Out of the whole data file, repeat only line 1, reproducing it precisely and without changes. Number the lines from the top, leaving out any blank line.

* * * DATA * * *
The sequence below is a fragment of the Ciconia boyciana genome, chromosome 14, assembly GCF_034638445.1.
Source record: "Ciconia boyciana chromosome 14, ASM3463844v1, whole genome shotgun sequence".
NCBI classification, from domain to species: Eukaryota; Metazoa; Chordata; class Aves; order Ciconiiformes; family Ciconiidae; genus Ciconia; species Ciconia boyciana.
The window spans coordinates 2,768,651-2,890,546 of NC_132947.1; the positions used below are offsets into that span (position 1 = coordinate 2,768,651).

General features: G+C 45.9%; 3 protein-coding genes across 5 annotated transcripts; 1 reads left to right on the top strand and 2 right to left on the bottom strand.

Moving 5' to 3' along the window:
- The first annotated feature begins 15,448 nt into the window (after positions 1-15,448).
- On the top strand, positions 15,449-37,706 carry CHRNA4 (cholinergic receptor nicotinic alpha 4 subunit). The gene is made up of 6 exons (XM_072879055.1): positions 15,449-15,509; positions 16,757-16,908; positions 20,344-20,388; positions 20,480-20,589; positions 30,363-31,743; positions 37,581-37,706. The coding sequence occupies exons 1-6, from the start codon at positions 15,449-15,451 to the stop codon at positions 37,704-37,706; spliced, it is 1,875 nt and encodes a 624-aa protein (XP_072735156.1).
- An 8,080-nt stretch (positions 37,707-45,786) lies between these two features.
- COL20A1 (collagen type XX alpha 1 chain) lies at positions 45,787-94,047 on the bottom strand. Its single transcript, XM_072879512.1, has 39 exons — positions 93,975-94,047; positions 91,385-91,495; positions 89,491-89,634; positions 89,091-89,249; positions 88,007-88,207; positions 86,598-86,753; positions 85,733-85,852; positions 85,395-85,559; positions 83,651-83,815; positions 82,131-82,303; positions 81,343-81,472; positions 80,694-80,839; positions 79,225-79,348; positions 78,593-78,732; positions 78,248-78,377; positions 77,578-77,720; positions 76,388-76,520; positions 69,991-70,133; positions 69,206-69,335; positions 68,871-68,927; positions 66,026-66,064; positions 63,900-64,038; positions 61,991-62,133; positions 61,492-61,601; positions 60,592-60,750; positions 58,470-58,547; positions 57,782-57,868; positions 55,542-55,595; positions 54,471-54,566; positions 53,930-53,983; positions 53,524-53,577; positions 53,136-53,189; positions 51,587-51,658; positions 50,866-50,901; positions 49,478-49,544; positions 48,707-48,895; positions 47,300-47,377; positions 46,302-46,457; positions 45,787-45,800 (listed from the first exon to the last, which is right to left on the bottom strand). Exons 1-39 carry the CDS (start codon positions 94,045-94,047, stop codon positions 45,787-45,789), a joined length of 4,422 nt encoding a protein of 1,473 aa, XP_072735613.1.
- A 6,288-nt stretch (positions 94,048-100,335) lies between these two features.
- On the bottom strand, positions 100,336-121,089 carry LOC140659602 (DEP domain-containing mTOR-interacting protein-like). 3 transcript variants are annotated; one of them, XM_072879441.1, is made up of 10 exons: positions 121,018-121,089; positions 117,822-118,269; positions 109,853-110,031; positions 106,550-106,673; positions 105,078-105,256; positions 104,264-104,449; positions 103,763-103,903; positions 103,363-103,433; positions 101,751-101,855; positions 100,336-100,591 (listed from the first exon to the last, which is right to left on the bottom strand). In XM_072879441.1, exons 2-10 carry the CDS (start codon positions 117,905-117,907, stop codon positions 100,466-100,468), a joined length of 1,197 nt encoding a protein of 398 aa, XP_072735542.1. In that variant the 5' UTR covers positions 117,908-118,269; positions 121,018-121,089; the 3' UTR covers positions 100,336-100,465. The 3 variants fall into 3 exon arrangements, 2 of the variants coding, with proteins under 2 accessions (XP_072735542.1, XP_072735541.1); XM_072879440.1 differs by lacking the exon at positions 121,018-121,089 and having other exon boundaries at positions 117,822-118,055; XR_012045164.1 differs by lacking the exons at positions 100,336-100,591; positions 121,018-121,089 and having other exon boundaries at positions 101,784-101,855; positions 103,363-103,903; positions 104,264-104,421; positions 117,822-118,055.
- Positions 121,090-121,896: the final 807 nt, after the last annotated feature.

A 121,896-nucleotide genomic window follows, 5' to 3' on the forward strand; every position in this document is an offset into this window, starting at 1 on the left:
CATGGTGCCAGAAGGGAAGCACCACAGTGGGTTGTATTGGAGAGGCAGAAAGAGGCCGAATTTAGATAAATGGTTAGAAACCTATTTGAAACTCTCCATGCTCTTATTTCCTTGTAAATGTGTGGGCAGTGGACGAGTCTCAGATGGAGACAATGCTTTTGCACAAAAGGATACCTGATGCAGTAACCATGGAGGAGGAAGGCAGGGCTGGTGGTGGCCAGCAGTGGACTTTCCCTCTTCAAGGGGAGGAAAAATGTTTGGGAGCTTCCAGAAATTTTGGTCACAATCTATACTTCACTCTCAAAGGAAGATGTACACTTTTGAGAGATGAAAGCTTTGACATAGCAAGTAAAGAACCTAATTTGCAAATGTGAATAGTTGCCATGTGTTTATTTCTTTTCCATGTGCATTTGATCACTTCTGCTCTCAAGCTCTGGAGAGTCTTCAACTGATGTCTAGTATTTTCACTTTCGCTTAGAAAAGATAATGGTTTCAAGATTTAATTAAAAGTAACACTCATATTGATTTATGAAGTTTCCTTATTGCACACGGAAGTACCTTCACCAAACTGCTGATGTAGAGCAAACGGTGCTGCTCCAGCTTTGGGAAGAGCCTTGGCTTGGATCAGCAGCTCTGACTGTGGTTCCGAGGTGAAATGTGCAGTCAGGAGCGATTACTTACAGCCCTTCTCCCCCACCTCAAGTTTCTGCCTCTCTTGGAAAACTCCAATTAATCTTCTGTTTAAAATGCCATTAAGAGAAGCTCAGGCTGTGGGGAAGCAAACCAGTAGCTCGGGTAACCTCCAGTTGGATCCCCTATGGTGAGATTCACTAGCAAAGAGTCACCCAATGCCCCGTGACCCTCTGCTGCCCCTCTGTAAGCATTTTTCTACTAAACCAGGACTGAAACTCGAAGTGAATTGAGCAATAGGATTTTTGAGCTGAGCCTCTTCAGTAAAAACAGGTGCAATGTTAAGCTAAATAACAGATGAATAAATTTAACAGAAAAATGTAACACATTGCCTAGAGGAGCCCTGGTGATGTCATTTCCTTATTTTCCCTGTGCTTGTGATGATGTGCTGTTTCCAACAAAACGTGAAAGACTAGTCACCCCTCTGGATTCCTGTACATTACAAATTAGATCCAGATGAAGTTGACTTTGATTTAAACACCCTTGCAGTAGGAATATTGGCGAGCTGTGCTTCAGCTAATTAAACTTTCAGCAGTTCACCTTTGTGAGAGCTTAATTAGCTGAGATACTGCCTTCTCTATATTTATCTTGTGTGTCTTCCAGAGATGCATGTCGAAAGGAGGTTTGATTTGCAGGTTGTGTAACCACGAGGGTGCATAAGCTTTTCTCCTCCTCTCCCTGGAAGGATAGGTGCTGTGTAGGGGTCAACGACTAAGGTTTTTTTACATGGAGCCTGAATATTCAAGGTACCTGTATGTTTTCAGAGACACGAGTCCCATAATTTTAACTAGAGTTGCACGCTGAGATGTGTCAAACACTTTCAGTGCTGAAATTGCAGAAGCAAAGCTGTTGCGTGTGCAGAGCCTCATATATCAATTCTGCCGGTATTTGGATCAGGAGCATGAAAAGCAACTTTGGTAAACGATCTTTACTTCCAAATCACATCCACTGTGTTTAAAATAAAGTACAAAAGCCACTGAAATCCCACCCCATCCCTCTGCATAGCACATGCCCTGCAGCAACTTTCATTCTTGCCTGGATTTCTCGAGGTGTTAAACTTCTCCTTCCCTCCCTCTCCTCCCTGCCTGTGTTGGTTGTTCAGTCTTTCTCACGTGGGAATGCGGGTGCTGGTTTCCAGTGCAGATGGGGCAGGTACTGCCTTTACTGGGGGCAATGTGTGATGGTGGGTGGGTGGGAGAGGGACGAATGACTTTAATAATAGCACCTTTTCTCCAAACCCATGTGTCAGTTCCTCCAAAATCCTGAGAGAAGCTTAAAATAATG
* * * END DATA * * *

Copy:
The sequence below is a fragment of the Ciconia boyciana genome, chromosome 14, assembly GCF_034638445.1.